The Dish

Drinks

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Steam Whistle debuts dial-a-bottle for downtown Toronto

(Image: Mihnea Stanciu/Flickr)

(Image: Mihnea Stanciu/Flickr)

Here’s a potential solution for people who don’t live in reasonable proximity to an LCBO or Beer Store, or for anyone who’s just incredibly lazy. Steam Whistle Brewery has introduced a new beer-delivery service, and it’s 100-per-cent free (the delivery part, at least—you have to pay for the beer). There are other alcohol-delivery outfits in Toronto, but they all change a premium for door-to-door booze. Steam Whistle’s service is somewhat limited for now: it operates on Thursday and Friday evenings from 5 p.m. to 9 p.m., and the delivery area is fairly circumscribed (it doesn’t extend east of Yonge or west of Bathurst). Also, unlike some of those shady dial-a-bottle operations from the late-90s, the Steam Whistle version is unlikely to be useful in the underage-drinking department (a rep for the brewery confirms that drivers will check the IDs of anyone who appears to be under 30). Still, the service could be helpful in unexpected beer emergencies. The options include a 12-pack of bottles for $25, a case of cans for $50, or, for $23, a ten-beer “Can Van” (bonus: it comes in a fun box that looks like a van). [Via BlogTO]

 

The Dish

New Reviews

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Review: Peoples Eatery (mostly) lives up to the buzz

Review: People's Eatery

(Image: Caroline Aksich)

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Peoples Eatery 1 star½
307 Spadina Ave., 416-792-1784
Peoples Eatery 1 star½
307 Spadina Ave., 416-792-1784

The owners of 416 Snack Bar have replicated the bourbon-jacked buzz that made their first place so fun. Peoples fills up in the after-work hours with Bay Street freshmen and chic young women flaunting bandeau bras, sleeve tattoos and status handbags. The dishes, made by the wandering former Top Chef contestant Dustin Gallagher, are divided between Chinese-American snacks and Jewish deli staples to represent the neighborhood’s dual heritage.

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The Dish

Quoted

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Toronto chef Matty Matheson: “We don’t want a 45-year-old food writer to understand what the fuck we’re doing”

“First time I got a review, I was like, Œoh, you get reviews? Like I didn’t even fuckin’ understand that stuff…We don’t want a 45-year-old food writer to understand what the fuck we’re doing.”

Matty Matheson, the notoriously hard-partying (but recently reformed) chef and owner of Parts and Labour in Parkdale, speaking to the Chefs Feed Network about why he isn’t interested in the opinions of middle-aged restaurant reviewers. You can go here to watch the full three-minute interview.

The Dish

Recipes

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Recipe: Campagnolo chef Craig Harding’s incomparable spaghetti all’amatriciana

Toronto Life Cookbook Recipe: Spaghetti All'Amatrciana
Toronto Life Recipes | Entrees
SPAGHETTI ALL’AMATRICIANA
By Craig Harding
Campagnolo
SPAGHETTI ALL’AMATRICIANA
By Craig Harding
Campagnolo

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The Dish

Restaurants

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Toronto has two new downtown food-truck hubs

Introducing: Hogtown Smoke

(Image: Karolyne Ellacott)

No thanks to city council, Toronto food-truckers seems to be doing okay. More than okay, actually. In the past couple weeks, they’ve banded together to form two semi-permanent snack venues, both set up on private lots. On the east side, there’s Food Truck Alley, a Wednesday-through-Friday lunchtime hub located on a wedge of asphalt at Queen and Jarvis streets (there’s currently only room for two trucks at a time—so, baby steps). Servicing the west side is King West Eats, a larger operation that’s open seven days a week, for lunch and dinner, in a parking lot near Adelaide and Brant streets. It’s not exactly an east-west rivalry (Toronto food truckers are a pretty tight-knit bunch), but downtowners will have to decide where they want to pledge their lunchtime allegiance. Or, you know, just go to whichever one is closer to work.  A complete Toronto food-truck calendar is available here.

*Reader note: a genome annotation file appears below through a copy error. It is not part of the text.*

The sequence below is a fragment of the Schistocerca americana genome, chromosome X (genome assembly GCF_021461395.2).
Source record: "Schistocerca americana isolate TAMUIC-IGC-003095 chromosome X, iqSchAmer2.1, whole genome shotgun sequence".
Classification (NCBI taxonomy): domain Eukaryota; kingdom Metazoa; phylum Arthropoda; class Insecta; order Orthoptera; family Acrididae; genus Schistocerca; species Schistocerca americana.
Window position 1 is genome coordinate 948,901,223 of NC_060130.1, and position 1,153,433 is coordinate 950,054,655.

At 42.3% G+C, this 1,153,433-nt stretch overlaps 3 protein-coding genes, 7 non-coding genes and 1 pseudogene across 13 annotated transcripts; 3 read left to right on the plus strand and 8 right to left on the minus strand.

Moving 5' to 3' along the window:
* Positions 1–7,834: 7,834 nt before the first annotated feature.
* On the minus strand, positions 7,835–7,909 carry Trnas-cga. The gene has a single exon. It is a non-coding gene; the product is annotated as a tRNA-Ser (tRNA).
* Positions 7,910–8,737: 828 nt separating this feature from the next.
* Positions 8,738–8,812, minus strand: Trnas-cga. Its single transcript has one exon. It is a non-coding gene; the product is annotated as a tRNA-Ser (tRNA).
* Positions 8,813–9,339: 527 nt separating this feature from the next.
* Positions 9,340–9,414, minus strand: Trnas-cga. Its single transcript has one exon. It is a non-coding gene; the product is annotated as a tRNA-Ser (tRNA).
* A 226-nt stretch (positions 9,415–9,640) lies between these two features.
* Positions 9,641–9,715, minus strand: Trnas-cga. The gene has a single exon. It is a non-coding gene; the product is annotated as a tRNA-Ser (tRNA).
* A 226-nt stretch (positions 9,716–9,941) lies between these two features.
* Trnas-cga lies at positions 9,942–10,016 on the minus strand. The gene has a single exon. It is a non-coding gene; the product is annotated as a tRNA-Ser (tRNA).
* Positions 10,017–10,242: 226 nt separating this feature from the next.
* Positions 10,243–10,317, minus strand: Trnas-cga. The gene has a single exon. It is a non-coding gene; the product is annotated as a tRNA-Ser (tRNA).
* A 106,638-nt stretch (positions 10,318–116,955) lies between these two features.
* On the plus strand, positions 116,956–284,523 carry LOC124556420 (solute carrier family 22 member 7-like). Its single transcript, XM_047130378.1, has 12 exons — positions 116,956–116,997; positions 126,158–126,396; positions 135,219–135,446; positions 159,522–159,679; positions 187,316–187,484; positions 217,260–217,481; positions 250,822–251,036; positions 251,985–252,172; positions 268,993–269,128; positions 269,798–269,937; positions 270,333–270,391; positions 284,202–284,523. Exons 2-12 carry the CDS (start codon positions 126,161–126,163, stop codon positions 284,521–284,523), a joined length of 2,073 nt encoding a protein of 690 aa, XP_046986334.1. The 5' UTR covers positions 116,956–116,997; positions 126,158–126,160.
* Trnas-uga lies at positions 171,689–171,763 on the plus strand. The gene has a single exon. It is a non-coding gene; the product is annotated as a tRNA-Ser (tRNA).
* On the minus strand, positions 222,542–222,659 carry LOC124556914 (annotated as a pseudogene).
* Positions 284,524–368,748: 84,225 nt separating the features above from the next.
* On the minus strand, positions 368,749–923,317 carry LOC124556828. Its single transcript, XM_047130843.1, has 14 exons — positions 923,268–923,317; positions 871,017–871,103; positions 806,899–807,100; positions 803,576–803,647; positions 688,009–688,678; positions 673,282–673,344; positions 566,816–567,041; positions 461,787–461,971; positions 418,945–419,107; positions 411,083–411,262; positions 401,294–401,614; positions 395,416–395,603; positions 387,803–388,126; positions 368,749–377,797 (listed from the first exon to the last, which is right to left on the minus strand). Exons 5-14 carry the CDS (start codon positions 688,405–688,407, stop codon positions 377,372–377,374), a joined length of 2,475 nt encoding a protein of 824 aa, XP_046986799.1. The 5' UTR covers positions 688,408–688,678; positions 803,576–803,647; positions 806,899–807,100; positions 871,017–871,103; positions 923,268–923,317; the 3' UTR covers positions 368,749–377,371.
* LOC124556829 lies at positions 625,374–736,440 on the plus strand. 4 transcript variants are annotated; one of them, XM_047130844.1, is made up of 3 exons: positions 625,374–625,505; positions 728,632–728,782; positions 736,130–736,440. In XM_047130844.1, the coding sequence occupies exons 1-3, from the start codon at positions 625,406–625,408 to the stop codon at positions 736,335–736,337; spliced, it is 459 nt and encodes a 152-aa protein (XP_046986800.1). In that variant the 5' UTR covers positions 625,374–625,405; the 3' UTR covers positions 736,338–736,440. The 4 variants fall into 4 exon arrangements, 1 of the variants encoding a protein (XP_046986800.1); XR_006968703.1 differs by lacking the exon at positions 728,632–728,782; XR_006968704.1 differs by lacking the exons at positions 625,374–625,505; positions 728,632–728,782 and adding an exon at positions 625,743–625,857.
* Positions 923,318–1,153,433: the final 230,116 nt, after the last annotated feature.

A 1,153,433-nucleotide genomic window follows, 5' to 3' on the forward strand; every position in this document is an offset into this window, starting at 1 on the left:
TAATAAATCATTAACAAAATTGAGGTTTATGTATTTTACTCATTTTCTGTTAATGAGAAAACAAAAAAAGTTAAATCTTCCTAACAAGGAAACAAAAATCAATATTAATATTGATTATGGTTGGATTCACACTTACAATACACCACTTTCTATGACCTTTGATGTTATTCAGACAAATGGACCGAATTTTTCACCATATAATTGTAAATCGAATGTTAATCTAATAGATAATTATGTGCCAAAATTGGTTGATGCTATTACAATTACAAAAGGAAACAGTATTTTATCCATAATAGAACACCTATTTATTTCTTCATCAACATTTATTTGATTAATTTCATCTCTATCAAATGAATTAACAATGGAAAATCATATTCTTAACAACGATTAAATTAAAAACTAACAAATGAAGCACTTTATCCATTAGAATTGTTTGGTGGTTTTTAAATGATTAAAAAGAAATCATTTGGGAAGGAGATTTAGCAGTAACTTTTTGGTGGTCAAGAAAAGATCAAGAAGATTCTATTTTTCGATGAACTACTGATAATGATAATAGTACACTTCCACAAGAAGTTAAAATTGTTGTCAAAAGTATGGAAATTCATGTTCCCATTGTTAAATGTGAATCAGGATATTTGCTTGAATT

The Dish

Openings

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Introducing: Eastside Social, a new Maritime-themed restaurant near Queen and Carlaw

Introducing: Eastside Social

Click to view gallery

Name: Eastside Social
Neighbourhood: Leslieville
Contact Info: 1008 Queen St. E., 416-461-5663, eastsidesocial.ca
Previously: Italian bakery and brunch spot The Upper Crust
Owners: Former Ruby Watchco co-owners Cherie Stinson, of Restaurant Makeover fame, and her husband Joey Skeir
Chefs: Chris Mentier (Céilí Cottage) is helming the kitchen with the help of Stefan Skeene (Ruby Watchco)

The Food: Born-and-bred Haligonians Stinson and Skeir wanted to bring Maritime cuisine to Toronto’s east side. Rather than sticking to straight-up Scotian food, the menu lists coastal fare from spots around the globe, including Peru (sea bream ceviche with pink grapefruit), Portugal (cod croquettes), Mexico (surf-and-turf tacos) and New England (clam chowder). There are also a few contemporary British dishes, like a Yorkshire-pudding poutine swimming in rich demi-glace.

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The Dish

Restaurants

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Fine China: Susur Lee’s Luckee is a crowd-pleasing slam dunk

For his new dim sum hot spot, Luckee, Susur Lee scaled back his signature esoteric fusion in favour of good old-fashioned Chinese food

Fine China

Clockwise: Luckee’s glowing sign is a beacon on this sleepy block of Wellington; Luckee was designed to evoke an old Chinese drugstore, with tiled floors and apothecary cabinets; Diners can perch on red lacquered stools and watch Susur at work in Luckee’s open-concept dim sum kitchen

Luckee 2 star
328 Wellington St. W., 416-935-0400
Luckee 2 star
328 Wellington St. W., 416-935-0400

As weekend rituals go, the leisurely dim sum pig-out is hard to beat. I’ve chop-sticked my way through the encyclopedic menus of Markham strip mall banquet palaces, waited for a table with a lake view at Queen’s Quay Terminal’s Pearl, and arrived underdressed for the crystal chandelier and gold leaf Versailles that is Crown Princess on Bay. For years, I had a standing appointment with a group of old friends at Spadina’s suspiciously cheap Bright Pearl, before it closed in a cloud of steam carts and rumours of sanitation violations. Dim sum is the best cure I’ve found for a hangover—all those greasy dumplings and watery pots of steaming tea, and everyone too busy ­grazing to keep up a serious conversation. In general, I’m not too fussy about where I go—at reputable spots, one siu mai is as springy as the next. I mostly measure the quality of a dim sum place by how frequently the grannies (and they’re always grannies—it must be a law) circle your table with their trolleys.